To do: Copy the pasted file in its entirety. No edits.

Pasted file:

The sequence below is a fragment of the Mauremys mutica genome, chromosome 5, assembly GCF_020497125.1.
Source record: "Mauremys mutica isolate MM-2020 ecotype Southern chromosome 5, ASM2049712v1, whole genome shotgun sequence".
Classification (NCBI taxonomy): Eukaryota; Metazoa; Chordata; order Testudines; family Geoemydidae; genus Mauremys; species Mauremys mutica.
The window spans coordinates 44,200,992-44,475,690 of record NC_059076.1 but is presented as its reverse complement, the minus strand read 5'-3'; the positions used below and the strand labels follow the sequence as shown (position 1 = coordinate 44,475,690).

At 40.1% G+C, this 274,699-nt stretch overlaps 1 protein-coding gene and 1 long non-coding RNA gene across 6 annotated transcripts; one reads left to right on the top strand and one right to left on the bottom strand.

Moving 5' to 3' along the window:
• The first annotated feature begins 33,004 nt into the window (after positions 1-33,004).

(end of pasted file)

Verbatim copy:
The sequence below is a fragment of the Mauremys mutica genome, chromosome 5, assembly GCF_020497125.1.
Source record: "Mauremys mutica isolate MM-2020 ecotype Southern chromosome 5, ASM2049712v1, whole genome shotgun sequence".
Classification (NCBI taxonomy): Eukaryota; Metazoa; Chordata; order Testudines; family Geoemydidae; genus Mauremys; species Mauremys mutica.
The window spans coordinates 44,200,992-44,475,690 of record NC_059076.1 but is presented as its reverse complement, the minus strand read 5'-3'; the positions used below and the strand labels follow the sequence as shown (position 1 = coordinate 44,475,690).

At 40.1% G+C, this 274,699-nt stretch overlaps 1 protein-coding gene and 1 long non-coding RNA gene across 6 annotated transcripts; one reads left to right on the top strand and one right to left on the bottom strand.

Moving 5' to 3' along the window:
• The first annotated feature begins 33,004 nt into the window (after positions 1-33,004).